New Study Finds Many Agencies Place Unqualified Caregivers in Homes of the Elderly
If you hire a caregiver from an agency for an elderly family member, you might assume the person had undergone a thorough criminal background check and drug testing, and was experienced and trained for the job.
You’d be wrong in many cases, according to new Northwestern Medicine research.
A troubling new national study finds many agencies recruit random strangers off Craigslist and place them in the homes of vulnerable elderly people with dementia, don’t do national criminal background checks or drug testing, lie about testing the qualifications of caregivers, and don’t require any experience or provide real training.
“People have a false sense of security when they hire a caregiver from an agency,” said lead study author Lee Lindquist, MD, MPH, an associate professor of medicine at Northwestern University Feinberg School of Medicine and a physician at Northwestern Memorial Hospital. “There are good agencies out there, but there are plenty of bad ones, and consumers need to be aware that they may not be getting the safe, qualified caregiver they expect. It’s dangerous for the elderly patient who may be cognitively impaired.”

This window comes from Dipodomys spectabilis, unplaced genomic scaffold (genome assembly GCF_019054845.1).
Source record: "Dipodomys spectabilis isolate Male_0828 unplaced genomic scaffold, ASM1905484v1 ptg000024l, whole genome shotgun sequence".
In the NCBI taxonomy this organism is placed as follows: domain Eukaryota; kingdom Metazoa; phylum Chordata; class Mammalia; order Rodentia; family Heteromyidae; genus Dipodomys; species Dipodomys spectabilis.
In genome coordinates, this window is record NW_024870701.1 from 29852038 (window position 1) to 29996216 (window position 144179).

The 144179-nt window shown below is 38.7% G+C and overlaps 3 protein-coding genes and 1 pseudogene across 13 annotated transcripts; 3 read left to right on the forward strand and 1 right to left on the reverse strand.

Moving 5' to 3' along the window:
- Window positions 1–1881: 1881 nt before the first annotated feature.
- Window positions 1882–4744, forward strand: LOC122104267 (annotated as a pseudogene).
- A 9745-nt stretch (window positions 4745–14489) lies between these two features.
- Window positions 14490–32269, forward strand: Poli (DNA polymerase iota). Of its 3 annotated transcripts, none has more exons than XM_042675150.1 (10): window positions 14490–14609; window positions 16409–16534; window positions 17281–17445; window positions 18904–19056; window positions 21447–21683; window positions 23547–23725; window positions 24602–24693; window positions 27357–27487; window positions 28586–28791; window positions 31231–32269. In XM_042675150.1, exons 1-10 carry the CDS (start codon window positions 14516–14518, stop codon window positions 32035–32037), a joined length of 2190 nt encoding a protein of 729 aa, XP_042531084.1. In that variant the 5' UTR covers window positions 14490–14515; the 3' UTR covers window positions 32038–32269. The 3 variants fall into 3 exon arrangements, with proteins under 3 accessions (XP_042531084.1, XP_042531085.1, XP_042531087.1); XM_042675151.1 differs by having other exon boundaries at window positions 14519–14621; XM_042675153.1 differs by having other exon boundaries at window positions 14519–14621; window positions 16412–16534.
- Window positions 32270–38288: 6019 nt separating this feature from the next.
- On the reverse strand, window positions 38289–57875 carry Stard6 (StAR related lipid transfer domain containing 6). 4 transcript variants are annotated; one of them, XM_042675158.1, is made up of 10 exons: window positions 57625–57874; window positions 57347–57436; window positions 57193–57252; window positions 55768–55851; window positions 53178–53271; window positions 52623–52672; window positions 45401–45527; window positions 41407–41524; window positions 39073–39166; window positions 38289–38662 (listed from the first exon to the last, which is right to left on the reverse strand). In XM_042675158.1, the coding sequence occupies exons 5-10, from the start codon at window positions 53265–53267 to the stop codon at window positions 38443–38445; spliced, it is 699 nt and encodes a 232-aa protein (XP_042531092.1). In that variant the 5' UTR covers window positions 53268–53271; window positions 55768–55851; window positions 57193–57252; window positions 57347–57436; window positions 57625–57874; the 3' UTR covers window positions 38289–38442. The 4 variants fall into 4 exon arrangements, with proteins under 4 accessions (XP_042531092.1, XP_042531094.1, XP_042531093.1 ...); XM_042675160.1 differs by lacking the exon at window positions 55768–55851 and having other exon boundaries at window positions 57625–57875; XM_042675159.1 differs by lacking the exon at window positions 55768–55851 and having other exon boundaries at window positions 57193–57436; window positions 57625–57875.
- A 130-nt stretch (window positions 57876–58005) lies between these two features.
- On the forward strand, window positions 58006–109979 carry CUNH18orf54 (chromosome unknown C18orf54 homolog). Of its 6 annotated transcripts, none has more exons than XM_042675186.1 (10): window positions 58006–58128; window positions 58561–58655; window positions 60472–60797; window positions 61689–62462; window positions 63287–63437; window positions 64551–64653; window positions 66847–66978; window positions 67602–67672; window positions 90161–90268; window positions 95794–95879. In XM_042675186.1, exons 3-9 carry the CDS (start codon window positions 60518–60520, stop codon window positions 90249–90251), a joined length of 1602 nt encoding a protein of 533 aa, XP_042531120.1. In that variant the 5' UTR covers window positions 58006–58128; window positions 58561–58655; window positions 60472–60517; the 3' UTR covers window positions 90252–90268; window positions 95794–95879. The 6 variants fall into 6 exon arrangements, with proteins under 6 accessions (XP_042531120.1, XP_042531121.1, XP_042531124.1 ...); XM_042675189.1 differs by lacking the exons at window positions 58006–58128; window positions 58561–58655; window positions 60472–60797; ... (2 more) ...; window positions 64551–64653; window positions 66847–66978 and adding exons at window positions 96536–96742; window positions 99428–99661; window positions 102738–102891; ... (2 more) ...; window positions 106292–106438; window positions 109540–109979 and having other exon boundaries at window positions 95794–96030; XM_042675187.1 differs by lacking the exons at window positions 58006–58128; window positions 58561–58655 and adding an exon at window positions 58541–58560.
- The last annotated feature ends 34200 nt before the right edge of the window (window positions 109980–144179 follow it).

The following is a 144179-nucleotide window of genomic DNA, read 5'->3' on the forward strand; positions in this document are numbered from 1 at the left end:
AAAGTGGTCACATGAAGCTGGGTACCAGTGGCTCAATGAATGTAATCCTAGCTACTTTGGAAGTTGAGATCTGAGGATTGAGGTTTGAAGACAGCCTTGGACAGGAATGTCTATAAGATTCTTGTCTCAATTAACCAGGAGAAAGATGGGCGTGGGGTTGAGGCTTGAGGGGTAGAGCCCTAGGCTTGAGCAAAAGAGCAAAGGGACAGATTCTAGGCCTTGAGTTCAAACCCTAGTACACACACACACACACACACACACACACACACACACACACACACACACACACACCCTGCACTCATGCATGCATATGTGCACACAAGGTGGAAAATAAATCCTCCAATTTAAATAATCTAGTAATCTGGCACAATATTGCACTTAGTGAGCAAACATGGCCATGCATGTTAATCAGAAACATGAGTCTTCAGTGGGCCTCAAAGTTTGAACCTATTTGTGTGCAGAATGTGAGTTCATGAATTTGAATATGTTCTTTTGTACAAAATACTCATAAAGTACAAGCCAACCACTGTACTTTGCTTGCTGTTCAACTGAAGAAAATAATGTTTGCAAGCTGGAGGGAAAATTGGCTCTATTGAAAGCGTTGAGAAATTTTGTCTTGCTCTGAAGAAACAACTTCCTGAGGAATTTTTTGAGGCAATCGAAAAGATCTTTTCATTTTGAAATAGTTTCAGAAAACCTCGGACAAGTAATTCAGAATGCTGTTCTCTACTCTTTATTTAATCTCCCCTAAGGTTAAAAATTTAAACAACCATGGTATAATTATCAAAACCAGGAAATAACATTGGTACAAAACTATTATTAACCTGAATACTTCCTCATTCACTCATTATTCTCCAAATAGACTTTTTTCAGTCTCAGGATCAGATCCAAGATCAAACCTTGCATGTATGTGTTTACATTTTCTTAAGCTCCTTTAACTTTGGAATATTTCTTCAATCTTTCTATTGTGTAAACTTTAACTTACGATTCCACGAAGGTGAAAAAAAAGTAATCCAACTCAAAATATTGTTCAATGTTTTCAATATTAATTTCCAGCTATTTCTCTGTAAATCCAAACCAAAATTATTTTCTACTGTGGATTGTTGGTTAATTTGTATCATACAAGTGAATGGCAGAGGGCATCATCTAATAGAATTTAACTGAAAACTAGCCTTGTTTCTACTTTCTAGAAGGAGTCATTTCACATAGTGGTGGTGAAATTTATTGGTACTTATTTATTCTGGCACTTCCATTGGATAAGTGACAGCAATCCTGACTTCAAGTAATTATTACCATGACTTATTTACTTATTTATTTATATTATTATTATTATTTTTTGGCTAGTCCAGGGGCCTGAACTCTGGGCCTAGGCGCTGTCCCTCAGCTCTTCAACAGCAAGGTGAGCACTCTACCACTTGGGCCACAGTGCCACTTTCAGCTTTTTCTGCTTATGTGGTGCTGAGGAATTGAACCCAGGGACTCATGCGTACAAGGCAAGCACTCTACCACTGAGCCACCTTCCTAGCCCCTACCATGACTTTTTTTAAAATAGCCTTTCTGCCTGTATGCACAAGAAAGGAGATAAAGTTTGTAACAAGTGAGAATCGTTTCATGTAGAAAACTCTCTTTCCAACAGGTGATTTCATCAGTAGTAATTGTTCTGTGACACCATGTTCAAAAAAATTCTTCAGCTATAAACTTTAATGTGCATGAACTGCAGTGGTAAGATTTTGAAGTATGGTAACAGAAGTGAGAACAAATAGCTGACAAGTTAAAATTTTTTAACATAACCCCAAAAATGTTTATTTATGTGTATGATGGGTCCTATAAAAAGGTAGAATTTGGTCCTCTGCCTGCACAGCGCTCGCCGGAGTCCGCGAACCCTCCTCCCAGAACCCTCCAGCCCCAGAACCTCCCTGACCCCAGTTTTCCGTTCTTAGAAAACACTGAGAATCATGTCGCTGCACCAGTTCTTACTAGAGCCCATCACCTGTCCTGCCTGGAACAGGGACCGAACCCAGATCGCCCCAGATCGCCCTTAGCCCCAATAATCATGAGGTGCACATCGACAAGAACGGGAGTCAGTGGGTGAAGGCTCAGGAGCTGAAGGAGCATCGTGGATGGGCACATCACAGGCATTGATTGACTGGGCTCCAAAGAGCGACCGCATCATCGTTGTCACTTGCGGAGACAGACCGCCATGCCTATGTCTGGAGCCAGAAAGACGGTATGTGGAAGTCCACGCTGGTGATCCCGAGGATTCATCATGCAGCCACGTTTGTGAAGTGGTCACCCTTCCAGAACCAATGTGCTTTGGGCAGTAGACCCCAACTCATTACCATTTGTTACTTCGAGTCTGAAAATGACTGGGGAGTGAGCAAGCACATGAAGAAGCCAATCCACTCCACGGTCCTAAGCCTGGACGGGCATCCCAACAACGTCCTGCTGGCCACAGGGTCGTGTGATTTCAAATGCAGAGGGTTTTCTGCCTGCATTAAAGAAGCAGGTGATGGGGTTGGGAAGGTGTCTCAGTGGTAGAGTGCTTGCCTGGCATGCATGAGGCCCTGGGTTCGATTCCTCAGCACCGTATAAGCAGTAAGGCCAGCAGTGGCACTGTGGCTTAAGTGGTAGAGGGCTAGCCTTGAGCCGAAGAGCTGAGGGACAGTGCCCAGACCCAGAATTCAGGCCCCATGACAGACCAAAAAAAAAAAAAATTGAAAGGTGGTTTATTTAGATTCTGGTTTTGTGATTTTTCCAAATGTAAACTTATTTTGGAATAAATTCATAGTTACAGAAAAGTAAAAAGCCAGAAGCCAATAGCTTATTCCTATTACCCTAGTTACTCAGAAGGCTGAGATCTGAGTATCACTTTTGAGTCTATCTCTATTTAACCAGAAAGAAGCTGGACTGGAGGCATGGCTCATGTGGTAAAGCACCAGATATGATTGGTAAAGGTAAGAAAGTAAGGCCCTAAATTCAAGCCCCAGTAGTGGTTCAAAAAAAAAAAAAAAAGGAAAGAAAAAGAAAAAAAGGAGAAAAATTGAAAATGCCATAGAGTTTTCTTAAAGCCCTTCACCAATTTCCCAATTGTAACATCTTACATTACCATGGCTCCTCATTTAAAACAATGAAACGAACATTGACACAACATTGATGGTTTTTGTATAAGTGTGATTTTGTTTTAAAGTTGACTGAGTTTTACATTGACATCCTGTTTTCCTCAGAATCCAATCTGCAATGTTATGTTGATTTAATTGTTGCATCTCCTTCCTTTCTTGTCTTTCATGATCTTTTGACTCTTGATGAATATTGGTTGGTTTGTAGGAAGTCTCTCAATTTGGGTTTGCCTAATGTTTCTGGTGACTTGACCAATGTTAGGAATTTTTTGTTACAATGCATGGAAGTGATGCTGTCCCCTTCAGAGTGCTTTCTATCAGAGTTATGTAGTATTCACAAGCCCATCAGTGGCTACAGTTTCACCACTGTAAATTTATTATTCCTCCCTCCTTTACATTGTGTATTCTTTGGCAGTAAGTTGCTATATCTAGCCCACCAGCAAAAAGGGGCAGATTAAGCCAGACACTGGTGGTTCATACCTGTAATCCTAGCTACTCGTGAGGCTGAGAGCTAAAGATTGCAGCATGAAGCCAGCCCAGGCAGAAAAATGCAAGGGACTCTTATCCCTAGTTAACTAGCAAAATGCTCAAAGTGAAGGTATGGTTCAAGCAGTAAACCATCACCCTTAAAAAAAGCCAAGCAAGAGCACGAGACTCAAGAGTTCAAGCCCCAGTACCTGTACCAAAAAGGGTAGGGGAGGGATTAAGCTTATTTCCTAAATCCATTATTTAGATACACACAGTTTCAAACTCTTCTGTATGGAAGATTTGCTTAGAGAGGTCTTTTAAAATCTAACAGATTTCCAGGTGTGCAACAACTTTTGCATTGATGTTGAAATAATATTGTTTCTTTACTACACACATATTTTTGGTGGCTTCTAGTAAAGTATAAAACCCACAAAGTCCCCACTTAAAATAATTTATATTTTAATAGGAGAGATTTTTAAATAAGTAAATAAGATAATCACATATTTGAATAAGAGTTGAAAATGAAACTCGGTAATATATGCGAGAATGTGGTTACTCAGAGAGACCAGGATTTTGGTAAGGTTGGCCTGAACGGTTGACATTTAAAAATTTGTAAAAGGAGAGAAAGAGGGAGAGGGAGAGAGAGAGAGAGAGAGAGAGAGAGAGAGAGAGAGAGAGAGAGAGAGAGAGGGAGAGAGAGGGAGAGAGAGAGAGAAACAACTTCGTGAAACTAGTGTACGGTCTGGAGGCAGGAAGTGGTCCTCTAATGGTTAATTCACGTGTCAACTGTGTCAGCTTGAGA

The study will be published in the July 13 issue of the Journal of American Geriatrics Society.
Lindquist, a geriatrician, personally has seen a number of bad caregivers accompanying patients in her clinic. “Some of the paid caregivers are so unqualified it’s scary and really puts the senior at risk,” she said.
Lindquist had a 103-year-old patient whose illiterate caregiver was mixing up her own medications and the patient’s medications. The caregiver was giving her own medicines to the elderly patient by mistake. Another patient had dropped 10 percent of her weight and developed pressure ulcers because her caregiver was not properly feeding her or getting her out of bed.
“It was easier for the caregiver to sit and watch TV and not to try to feed the patient or move her,” Lindquist said.
Several agencies surveyed in the study actually made up names of screening tests they claimed to give their job applicants.